All Together

Red, Yellow, Green and Blue

All spread around

The park


Hands sway

Bodies sashay

Heads bob

Fingers snap


Barking music

Fills the air

Although outside

We declare


A day of fun

A dance to remember


This was our Elementary School Dance-Off, that happened some time ago. 

Today we have another House color event that has been organized by a grade level.

I am sharing this because it is going to be as unique as the dance-off.  Math games indoors, ( Really cool… as it is over 30 degrees celsius outside). 

This should also be special because the older students are teaching the younger ones.




In class, across the room sat a quiet, gentle looking lady with long. braided hair, donning a thin pastel cardigan.  She wore a welcoming smile. Everyday, she sat by herself and did not contribute much to the class conversations. I thought she was reserved and seemed rather alone. 

One morning, I managed to sit closely to her and shared some hellos. I was surprised by her warm response. I took advantage of the opportunity to ask her a few questions, about her school, what and where she taught. I discovered she had traveled to Europe with her partner while I had made this journey with my colleagues, for the course.

When we realised we had a lot in common, we found each other everyday, during that week. There was so much to share although she is years younger. We ended up in the same group to work on our end of session project. Working with her was a joy, she was organized, willingly shared her resources and knowledge of the subject area.

My colleagues and I invited the couple over for dinner at a restaurant, where we all talked for hours.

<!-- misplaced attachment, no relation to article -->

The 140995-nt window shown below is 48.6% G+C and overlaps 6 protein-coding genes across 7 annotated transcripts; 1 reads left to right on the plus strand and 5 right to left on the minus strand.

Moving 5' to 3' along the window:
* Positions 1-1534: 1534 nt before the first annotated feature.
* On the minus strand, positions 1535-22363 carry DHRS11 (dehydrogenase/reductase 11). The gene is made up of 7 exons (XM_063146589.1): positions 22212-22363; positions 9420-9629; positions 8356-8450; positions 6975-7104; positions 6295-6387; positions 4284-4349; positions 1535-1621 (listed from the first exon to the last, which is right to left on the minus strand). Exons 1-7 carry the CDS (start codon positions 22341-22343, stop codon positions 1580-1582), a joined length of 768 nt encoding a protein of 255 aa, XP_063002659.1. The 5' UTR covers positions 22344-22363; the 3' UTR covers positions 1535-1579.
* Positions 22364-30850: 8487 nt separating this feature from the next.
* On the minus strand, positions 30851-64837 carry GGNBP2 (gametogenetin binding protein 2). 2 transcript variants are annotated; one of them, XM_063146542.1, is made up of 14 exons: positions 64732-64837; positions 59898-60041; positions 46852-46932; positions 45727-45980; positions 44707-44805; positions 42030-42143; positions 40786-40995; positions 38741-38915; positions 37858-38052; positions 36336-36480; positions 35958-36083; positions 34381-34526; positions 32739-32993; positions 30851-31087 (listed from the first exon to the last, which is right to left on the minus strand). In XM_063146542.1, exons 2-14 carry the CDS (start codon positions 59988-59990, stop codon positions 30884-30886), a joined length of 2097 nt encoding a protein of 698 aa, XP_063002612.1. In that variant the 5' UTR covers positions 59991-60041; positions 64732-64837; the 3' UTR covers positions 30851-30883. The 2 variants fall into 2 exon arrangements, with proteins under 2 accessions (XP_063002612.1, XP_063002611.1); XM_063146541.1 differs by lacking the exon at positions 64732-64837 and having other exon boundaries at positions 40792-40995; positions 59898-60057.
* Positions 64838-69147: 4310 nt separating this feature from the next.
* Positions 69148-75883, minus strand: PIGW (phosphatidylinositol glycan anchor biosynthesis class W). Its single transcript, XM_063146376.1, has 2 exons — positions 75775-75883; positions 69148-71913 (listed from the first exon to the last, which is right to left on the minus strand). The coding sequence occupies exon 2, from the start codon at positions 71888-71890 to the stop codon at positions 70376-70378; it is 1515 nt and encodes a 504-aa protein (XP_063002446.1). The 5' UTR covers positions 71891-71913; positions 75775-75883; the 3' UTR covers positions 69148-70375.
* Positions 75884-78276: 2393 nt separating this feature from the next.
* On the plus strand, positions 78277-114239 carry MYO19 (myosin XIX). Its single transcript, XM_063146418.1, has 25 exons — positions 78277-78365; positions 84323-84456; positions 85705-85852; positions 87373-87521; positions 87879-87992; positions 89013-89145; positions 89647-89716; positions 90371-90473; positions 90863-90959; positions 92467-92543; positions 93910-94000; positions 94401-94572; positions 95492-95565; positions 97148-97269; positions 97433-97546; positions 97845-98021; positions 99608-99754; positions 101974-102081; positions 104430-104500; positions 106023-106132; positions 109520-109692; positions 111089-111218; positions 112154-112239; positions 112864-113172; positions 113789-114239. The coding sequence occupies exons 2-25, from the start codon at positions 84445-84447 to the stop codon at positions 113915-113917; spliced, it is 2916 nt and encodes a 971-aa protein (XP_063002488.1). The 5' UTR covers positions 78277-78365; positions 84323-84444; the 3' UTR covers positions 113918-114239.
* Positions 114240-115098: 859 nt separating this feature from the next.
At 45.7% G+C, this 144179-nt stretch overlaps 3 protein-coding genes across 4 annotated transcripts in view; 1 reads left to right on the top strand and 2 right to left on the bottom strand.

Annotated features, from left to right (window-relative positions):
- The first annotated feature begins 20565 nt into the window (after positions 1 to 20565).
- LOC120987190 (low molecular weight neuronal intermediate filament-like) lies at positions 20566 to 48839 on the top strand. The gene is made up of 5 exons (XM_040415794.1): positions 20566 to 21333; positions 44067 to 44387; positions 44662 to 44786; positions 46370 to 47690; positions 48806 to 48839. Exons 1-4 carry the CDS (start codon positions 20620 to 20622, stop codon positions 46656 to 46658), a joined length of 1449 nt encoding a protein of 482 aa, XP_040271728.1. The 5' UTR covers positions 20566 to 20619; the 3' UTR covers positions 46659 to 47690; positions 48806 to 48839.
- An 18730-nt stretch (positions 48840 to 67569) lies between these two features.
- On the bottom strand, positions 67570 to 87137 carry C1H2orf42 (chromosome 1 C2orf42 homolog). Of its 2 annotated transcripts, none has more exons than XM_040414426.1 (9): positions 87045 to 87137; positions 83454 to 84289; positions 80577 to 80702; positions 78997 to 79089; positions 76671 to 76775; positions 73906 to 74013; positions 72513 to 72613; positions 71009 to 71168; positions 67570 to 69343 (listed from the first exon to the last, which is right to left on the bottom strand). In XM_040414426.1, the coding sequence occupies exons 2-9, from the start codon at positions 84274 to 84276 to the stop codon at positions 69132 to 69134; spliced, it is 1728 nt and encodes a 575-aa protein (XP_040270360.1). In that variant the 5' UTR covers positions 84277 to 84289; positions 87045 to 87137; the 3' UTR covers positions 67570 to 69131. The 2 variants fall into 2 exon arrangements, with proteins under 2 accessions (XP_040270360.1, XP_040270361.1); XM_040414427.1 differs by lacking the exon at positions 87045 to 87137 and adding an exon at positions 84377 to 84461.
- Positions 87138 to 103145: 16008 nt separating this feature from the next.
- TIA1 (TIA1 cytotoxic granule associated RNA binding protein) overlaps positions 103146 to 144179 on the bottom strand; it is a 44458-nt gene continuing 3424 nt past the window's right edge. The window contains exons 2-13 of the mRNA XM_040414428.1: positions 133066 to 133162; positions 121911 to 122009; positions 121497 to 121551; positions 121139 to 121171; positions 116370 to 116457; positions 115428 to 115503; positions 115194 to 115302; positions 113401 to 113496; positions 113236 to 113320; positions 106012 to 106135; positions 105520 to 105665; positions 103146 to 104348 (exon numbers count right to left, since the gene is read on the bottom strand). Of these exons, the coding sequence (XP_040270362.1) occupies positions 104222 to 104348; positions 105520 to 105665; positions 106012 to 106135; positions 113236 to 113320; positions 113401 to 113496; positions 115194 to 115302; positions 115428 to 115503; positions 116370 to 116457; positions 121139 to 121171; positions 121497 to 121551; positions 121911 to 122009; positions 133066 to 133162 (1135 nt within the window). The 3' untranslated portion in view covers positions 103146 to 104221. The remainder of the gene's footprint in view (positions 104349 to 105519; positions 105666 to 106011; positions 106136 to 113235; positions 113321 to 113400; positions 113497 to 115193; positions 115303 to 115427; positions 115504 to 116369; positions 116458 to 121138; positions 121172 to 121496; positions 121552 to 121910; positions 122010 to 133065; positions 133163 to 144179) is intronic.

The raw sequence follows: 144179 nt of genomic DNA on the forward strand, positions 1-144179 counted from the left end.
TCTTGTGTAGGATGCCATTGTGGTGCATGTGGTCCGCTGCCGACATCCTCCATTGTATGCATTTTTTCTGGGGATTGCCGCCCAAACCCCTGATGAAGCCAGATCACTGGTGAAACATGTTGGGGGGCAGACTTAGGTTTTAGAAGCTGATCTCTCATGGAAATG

During the year we stayed in touch and shared photos of our travels. 

Back to Europe, for the end of the course, a year later, my friend and her partner had also arrived. They told us they would be returning for other courses. This time, they chose to invite us to their rented home. It was beautiful, a quaint chalet with its own garden and barbecue area. We overindulged with the nice meal prepared by them, a barbecue, drinks topped with cool music in the background. We laughed and enjoyed their company, dancing and sharing more stories after the meal. As they live on the other side of the world they had a variety of stories and information about their travels.

That was three years ago.

This year, the couple are planning a summer wedding, many miles from where we live and the excitement is beyond belief. We are all planning to attend from different parts of the world to support our long distance friends.


Shattered Dream

Counting down

Looking forward


Memories driving

That need

Imagination helping

Complete it


Dim Lights

Rich aromas

Gloved hands

Like a surgery


Tiny portions

Colorful rendition

Different levels

Sit up, sit down


All halted

With a bang


Expectation quashed


Like a plate thrown


The dream 


A dear friend planned a dinner date with myself and others to a Japanese restaurant. She had to cancel because she had another engagement. I only had a piece of paper to scribble. This is what appeared to ease the disappointment.